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Winnebago System Sturgeon Spearing

Fishing Wisconsin

Sturgeon shack at sunrise

The 2023 spearing season

The spearing season begins on the second Saturday in February and lasts for 16 days or until any of the sex-specific harvest caps for that fishery have been reached. The 2023 sturgeon spearing season will open on Feb. 11 at 7 a.m.

Spearers can fish from 7 a.m.-1 p.m. each day the fishery is open and is required to register their fish at a DNR-operated registration station by 2 p.m. of the same day the fish is harvested. Length, weight, sex, and tagging information are collected from each registered fish and that information is used to determine season length.

2023 Winnebago System Sturgeon Spearing Regulations 

Review the Winnebago System Sturgeon Spearing Regulations, 2023 for the upcoming season. 

Important information for the 2023 season

Sturgeon Registration Stations in 2023

Registration Stations – Registration stations have returned to pre-pandemic locations, and some will have drive-thru options. To help with the registration process, the DNR asks that all harvested sturgeon be placed on the tailgate or in an easily accessible location. Please follow the signs and cones at each registration station to ensure a smooth registration. Locations with drive-thru options are marked in red.

Winn System Registration Stations
Sturgeon Season Photos

Season Photos – Sturgeon spearing in Wisconsin is a sport rich in tradition. The DNR would love to see your highlights of the season. Photos of spearers with their catch, cutting in, shanty life, scenic views observed during the season or any other captivating spearing traditions are encouraged. Please include a brief description for use in future outreach efforts. Send us your photos using this photo submission form.

The Sturgeon Spearing Tradition

The Winnebago system is home to one of the largest lake sturgeon populations in North America and hosts a unique winter spear fishery. Further, the system is one of only two locations where lake sturgeon can be harvested with a spear (Black Lake, Michigan being the other). The first modern sturgeon fishery took place in 1932 and, although regulations have changed through time, the premise of using a spear to harvest a sturgeon through the ice has remained constant.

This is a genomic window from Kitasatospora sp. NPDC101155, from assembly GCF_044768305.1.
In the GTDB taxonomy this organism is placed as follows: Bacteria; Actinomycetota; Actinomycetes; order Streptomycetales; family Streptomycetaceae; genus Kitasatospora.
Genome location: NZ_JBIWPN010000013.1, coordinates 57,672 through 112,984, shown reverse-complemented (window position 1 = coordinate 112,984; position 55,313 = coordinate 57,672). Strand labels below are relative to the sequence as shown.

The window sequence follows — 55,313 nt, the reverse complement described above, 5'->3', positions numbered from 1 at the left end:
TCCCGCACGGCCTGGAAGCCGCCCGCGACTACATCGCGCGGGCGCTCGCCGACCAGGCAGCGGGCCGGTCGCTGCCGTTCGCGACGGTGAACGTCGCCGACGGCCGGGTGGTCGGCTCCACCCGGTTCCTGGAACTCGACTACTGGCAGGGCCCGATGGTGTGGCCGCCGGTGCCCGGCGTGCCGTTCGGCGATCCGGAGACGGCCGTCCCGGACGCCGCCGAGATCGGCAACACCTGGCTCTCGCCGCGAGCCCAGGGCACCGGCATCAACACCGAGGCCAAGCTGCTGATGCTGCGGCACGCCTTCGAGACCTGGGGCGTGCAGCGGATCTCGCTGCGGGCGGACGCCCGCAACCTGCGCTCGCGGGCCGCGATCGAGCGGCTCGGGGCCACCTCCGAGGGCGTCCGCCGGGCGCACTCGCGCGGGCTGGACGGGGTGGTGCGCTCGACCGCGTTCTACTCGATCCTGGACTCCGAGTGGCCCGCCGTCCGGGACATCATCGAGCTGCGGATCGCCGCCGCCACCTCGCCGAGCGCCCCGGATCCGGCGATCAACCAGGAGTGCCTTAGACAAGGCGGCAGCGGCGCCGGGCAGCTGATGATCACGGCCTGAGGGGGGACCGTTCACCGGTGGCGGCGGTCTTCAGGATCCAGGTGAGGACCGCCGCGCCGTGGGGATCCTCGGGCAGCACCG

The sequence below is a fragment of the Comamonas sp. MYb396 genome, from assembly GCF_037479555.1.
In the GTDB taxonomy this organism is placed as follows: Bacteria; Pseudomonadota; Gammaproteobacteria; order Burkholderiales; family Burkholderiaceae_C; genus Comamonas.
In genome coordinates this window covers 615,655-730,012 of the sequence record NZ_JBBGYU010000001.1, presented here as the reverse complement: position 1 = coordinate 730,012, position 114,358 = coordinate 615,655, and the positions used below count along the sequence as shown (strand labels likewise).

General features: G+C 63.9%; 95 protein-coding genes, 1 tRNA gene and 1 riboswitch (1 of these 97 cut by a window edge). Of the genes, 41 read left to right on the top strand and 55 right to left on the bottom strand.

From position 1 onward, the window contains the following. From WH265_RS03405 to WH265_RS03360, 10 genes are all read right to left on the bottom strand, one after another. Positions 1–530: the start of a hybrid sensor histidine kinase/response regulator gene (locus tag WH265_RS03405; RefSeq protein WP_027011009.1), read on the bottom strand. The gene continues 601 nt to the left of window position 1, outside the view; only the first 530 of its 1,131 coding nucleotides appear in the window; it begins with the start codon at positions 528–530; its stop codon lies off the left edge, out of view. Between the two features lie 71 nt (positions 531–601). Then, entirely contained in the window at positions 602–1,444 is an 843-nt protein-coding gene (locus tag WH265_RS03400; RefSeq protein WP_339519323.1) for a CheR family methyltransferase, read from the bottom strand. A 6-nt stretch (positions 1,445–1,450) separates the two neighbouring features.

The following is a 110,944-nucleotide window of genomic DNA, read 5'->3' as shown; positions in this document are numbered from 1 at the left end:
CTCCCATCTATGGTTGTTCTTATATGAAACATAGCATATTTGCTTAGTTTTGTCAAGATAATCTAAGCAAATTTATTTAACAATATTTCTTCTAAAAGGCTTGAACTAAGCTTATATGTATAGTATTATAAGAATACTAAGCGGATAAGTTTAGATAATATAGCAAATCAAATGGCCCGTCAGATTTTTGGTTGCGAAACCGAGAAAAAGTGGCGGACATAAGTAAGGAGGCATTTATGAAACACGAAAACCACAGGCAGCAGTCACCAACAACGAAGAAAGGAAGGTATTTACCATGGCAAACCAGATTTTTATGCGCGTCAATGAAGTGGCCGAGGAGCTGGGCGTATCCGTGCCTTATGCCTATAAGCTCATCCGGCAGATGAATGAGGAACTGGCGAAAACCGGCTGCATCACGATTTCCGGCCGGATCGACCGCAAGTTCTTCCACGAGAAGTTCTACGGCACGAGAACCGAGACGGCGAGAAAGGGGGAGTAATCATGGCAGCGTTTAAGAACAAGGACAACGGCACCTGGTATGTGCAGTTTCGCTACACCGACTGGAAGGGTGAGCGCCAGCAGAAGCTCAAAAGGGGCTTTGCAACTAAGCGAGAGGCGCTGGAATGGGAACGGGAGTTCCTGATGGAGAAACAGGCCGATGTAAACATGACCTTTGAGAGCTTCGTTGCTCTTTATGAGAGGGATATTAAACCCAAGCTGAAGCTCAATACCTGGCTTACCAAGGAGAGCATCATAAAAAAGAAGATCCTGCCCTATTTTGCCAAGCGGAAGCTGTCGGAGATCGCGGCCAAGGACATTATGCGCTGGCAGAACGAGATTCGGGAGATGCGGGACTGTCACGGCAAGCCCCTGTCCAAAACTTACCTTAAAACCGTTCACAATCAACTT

There is no residency requirement for participating in the sturgeon spearing season, but license holders are predominantly Wisconsin residents residing within 60 miles of the Winnebago system. Over the years, the season has grown into a unique cultural event rich in tradition. Most spearers fish in groups comprised of family and friends. Each spearing group has its traditions that they celebrate with each passing year. For many, the season is defined by the time spent with loved ones, not the harvesting of a fish. Harvesting a fish is a bonus for spearers with good fortune, and each fish comes with a unique story that will be shared countless times over the hours and years that follow. The social and traditional aspects of the sport keep most people coming back year after year.   
 

The spearing season and how you can participate

There are two spearfishing opportunities for lake sturgeon on the Winnebago System. Both require a spearing license to participate. One fishery occurs on Lake Winnebago, where the number of licenses sold for that fishery is not restricted, and an individual spearer can only purchase one license per season. 

The other fishery takes place on the Upriver Lakes (Butte des Morts, Winneconne, and Poygan). It is restricted to 500 license holders per season due to the higher success rate of licensed spearers (62% vs. 9% on Lake Winnebago). Spearers interested in fishing the Upriver Lakes must apply for a permit or purchase a preference point before an Aug. 1 deadline. Licenses are issued through a drawing where priority is granted to applicants with the most preference points. All applicants that are not awarded a permit accumulate a preference point for use in future drawings. Following the drawing, there is no deadline for those who are successful to purchase a license on the Upriver Lakes.

Spearers who wish to participate in Lake Winnebago must purchase a license for Lake Winnebago before the Oct. 31 deadline.

The minimum spearing age is 12 years old. Youth who turn 12 years of age between Nov. 1 and the last day of the spearing season can purchase a spearing license after the deadline. Military personnel home on leave can also buy a license after Oct. 31. Licenses for both fisheries are $20 for Wisconsin residents and $65 for nonresidents and can be purchased through the GoWild system or at any license sales location. 

The Use of Technology during the Sturgeon Spearing Season